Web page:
Newcastle University Business School

Staff Profile

Professor Abigail Marks

Prof of Future of Work

Background

Prior to her appointment at Newcastle University, Abigail was Associate Dean Business Engagement and Director of the DBA/DMan Programme at Stirling Management School. Abigail has also been the Director of Research at Edinburgh Business School, Heriot-Watt University and Director of Doctoral Programmes. Abigail's first academic roles were at the University of Edinburgh (1995-1999), followed by the University of Strathclyde (1999-2002).

Abigail has served on the editorial boards of the Journal of Management Studies, Work, Employment and Society and the International Journal of Business Science and Applied Management. She currently sits on the editorial boards of New Technology, Work and Employment; Team Performance Management and Leadership, Education and Personality.

Abigail regularly appears on BBC Radio Scotland discussing issues relating to work and employment. She has chaired a Panel on Working Life Challenges for the Swedish Research Council for Health, Working Life and Welfare (FORTE) and has been external advisor for projects at Roskilde University Denmark and Ostfold University College, Norway. Abigail has served on the Expert Advisory Group to the Scottish Government on New Social Security Powers and was an advisor on the 2012 Scottish Government's Mental Health Strategy. Over the past year Abigail has provided evidence to the House of Lords and Senedd Cymru on Homeworking. Abigail is currently Principal Investigator on a UKRI/ESRC funded project looking at homeworking under COVID-19 measures (www.workingathome.org.uk).

Research

I have successfully attracted research income from both government and industry as well as frequently invitations to provide policy advice and evidence to both the UK, Welsh and Scottish Governments. I am currently the PI on a large ESRC funded project looking at homeworking responses to COVID-19.  Has chaired research panels in the UK and overseas. Appears regularly on Scottish and English television and radio to comment on work issues. Research interests are concerned with the location of work, the construction of organisational, occupational, and class identity. Teamwork, skills development, work-life balance and the ICT sector have also been key themes. Recent research has evolved to develop a focus on data science, wellbeing at work (and in unemployment) and particularly the experience of work and benefits assessment for people with mental health conditions as well as a developing interest in financial exclusion. My research has been published in internationally recognised (mainly ABS 3 and 4 rated) journals, edited collections, monographs, and book chapters.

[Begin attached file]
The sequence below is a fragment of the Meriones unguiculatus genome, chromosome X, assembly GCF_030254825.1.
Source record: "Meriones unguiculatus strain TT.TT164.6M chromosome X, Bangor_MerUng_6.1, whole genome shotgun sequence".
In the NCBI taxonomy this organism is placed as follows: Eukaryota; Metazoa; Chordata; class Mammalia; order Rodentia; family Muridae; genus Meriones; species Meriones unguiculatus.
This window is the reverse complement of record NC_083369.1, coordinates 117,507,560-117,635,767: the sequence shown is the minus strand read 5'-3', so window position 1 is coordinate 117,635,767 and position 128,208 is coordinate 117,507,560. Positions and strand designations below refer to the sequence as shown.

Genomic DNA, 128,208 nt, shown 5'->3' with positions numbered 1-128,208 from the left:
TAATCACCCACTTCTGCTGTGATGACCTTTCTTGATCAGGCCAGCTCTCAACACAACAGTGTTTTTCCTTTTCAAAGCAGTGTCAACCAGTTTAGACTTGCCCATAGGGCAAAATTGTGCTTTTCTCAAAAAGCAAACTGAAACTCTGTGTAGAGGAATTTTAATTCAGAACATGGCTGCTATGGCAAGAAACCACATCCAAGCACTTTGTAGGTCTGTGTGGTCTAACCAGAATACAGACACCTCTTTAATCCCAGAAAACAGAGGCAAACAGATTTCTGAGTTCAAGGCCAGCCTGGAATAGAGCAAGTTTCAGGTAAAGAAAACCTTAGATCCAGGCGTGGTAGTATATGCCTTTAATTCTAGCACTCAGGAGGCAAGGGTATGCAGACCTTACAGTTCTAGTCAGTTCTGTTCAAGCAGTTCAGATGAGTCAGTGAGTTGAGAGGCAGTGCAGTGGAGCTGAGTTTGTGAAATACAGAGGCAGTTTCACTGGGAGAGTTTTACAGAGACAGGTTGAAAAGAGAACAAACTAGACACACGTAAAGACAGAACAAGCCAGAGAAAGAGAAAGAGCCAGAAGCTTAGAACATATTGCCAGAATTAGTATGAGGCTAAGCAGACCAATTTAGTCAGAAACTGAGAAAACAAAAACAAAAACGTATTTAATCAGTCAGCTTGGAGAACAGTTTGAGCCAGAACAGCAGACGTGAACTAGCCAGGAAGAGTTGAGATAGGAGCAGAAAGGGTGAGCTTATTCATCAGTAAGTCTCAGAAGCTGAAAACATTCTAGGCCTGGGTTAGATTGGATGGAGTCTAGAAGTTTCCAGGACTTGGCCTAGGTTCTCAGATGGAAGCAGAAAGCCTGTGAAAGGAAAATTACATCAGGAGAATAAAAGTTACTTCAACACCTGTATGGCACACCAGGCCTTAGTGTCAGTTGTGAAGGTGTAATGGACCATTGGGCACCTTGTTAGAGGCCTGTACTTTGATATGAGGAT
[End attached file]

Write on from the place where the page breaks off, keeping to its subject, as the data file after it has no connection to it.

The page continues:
I have supervised eleven PhD students to completion including topics such as social class and the legal profession, the labour process of the music industry, distributed teams and the meaning of work in Post-Colonial Sri Lanka.

Research Activities from 2015

Recent Refereed Journal Articles

Terry, E., Marks, A., Dakessian, A., and Christopolous, D. ‘Digitalisation, dependent self-employment and emotional labour in the home-collected credit industry: The endurance of the (human) collection agent.’ Work, Employment and Society (Forthcoming ABS 4)

Skountridaki, L., Zschlomer, D., Marks, A., and Mallett, O. (2020) Organisational support for the work-life balance of home-based workers. Work-Life Balance Bulletin: A DOP Publication Volumne 4, No. 2. Winter 2020.

Mallett, O., Marks, A., and Skountriaki, L. (2020)  ‘Where does work belong anymore? The implications of intensive homebased working’. Gender in Management. Accepted 21st July, 2020

Richards, J., Sang, K., Marks, A. and Gill, S. (2019). ’I’ve found it extremely draining: emotional labour and the lived experience of line managing neurodiversity.’ Personnel Review 48 (7), pp. 1903-1923

Wimalasema, L., and Marks, A. (2019) ‘Habitus and reflexivity in tandem? Insights from postcolonial Sri Lanka.’ Sociological Review, 64, 148-165. (ABS 3)

MacKenzie, R., and Marks, A. (2019). ‘Older workers and occupational identity in the telecommunications industry: Navigating employment transitions through the life course.’ Work, Employment and Society, 33(1), 39-55.  (ABS 4)

MacKenzie, R., Marks, A., and Morgan, K. (2017). ‘Occupational identity, technology and restructuring in the telecommunications sector: From ‘machines that sang’ to ‘plug and play’.’ Sociology, 51(4) (ABS 4)